Pilatus PC-12 Overview
At the launch of the single-engine turboprop era in the late 1980s, Cessna created a platform emphasizing rugged utility with the 208 Caravan,
and Socata went for the sleek, luxury transportation niche with its TBM 700. Switzerland’s Pilatus combined the two traits in its PC 12, an extremely rugged yet (often)
luxuriously equipped and well appointed low wing aircraft. Introduced in 1989, first flown in 1991 and certificated in 1994, The PC 12 has the power, payload and big cargo door
to haul oil drums to down-and-dirty destinations or jet skis to a seaside escape at 270 knots.
Pilatus PC-12 Characteristics
Physically large and sitting high off the ground, the PC-12 has a strong ramp presence, with an airframe that appears exceedingly robust. Nonetheless their handling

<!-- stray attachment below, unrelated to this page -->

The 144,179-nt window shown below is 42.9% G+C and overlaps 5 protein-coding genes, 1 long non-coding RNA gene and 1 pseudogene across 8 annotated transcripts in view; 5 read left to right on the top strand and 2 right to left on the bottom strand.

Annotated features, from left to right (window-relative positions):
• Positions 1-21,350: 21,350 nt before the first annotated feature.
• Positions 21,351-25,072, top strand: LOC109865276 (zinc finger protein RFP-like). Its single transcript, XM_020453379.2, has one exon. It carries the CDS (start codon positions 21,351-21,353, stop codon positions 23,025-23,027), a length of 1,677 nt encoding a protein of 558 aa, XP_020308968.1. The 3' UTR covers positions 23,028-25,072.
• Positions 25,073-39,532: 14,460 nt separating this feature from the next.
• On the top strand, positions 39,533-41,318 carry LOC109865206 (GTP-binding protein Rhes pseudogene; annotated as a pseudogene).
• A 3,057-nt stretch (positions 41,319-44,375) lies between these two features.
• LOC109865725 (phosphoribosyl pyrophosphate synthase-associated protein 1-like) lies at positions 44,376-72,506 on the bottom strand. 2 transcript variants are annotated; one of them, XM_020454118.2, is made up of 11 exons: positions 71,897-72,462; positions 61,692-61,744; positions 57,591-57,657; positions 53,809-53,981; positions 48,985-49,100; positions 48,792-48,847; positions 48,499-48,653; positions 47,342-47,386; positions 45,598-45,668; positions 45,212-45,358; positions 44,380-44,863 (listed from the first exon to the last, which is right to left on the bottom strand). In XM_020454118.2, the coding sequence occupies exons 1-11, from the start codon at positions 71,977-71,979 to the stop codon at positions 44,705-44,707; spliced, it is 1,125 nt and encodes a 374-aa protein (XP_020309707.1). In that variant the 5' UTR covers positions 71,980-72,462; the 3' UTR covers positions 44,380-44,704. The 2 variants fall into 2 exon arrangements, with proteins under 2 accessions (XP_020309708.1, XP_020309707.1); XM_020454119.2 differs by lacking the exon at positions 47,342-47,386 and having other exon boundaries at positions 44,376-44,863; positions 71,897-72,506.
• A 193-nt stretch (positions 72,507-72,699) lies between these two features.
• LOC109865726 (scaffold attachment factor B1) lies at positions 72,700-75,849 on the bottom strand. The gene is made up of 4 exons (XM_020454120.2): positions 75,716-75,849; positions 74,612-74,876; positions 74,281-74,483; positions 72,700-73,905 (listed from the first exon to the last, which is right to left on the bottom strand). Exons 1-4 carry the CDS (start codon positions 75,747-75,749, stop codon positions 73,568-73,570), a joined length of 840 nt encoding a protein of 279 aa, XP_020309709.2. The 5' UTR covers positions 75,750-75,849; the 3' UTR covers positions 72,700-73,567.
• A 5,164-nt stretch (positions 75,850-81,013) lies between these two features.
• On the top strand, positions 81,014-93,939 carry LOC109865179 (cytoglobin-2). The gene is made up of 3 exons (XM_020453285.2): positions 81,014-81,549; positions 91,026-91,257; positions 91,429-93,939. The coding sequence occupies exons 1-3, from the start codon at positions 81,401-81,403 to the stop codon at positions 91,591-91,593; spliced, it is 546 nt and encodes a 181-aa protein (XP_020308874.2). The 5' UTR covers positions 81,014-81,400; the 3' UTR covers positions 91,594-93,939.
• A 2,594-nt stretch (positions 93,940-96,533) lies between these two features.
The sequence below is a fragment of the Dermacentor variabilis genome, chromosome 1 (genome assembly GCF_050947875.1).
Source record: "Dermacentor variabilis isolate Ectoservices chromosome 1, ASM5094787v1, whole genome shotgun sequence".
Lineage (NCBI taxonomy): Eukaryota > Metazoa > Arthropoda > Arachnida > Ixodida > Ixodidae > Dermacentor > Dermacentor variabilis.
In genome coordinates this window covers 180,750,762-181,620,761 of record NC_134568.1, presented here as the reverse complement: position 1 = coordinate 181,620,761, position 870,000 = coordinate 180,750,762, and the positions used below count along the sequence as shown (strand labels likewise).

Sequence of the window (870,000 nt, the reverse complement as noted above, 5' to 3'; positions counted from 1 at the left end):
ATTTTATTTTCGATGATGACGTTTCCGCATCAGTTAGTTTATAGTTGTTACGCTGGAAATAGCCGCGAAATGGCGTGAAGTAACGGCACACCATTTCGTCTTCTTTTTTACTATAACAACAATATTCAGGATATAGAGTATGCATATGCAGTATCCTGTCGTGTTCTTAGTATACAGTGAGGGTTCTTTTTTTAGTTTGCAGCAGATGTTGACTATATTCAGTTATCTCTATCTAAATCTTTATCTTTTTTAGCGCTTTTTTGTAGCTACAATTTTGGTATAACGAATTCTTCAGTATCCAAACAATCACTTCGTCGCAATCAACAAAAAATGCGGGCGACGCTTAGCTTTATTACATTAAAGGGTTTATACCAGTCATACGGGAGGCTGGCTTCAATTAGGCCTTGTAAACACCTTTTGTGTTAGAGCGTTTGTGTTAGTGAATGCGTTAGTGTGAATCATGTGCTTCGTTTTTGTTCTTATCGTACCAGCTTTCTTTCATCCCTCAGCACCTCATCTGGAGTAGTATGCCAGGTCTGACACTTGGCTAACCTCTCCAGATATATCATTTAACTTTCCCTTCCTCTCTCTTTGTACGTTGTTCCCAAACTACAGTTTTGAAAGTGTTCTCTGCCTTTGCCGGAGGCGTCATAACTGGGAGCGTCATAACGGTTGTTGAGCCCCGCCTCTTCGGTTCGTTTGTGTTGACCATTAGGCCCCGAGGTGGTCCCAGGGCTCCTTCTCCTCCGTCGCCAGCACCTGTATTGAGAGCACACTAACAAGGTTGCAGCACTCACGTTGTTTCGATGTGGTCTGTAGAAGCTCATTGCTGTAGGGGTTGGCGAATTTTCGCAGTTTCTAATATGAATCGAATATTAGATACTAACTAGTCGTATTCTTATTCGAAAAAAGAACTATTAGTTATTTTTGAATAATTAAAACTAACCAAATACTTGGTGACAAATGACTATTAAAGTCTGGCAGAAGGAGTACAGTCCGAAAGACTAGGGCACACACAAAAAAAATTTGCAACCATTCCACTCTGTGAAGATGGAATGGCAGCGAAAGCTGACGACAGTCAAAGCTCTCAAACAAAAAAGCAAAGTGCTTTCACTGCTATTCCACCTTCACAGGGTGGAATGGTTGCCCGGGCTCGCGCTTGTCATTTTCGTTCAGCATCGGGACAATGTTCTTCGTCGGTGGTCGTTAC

has often been compared to the lighter and faster TBM 700/850. Powered by a 1,200 shp Pratt & Whitney PT6A-67B, the aircraft has outstanding unimproved and short field capability.
With the throttle put into beta range for reverse thrust, at maximum landing weight the muscular turboprop can be wrangled to a stop in just 1,850 ft., and at gross weight it
can take off and clear a 50’ obstacle in just 2,650 ft. (both operations at sea level in standard conditions).
Pilatus PC-12 Special Features
The winglets were added late in development to ensure the aircraft met all performance guarantees. In 1998 a smaller winglet was introduced.
Maximum take off weight was increased to 10,495 lbs. in the 2006 model year. The cabin is a roomy 16’ 11” long, 5’ wide and 4’ 9” high. Most PC-12s are
outfitted in the six-seat executive interior configuration, but nine-seat airliner and four-seat/freighter combinations are also in operation.
Many are also outfitted with weather radar, in a pod mounted near the tip of the starboard wing.
A total of some 788 PC-12s were delivered before the PC-12 NG (Next Generation) was introduced in 2008. These airframes have aged well,
and avionics upgrades are available for owners and buyers who want to bring these rugged aircraft into the digital age.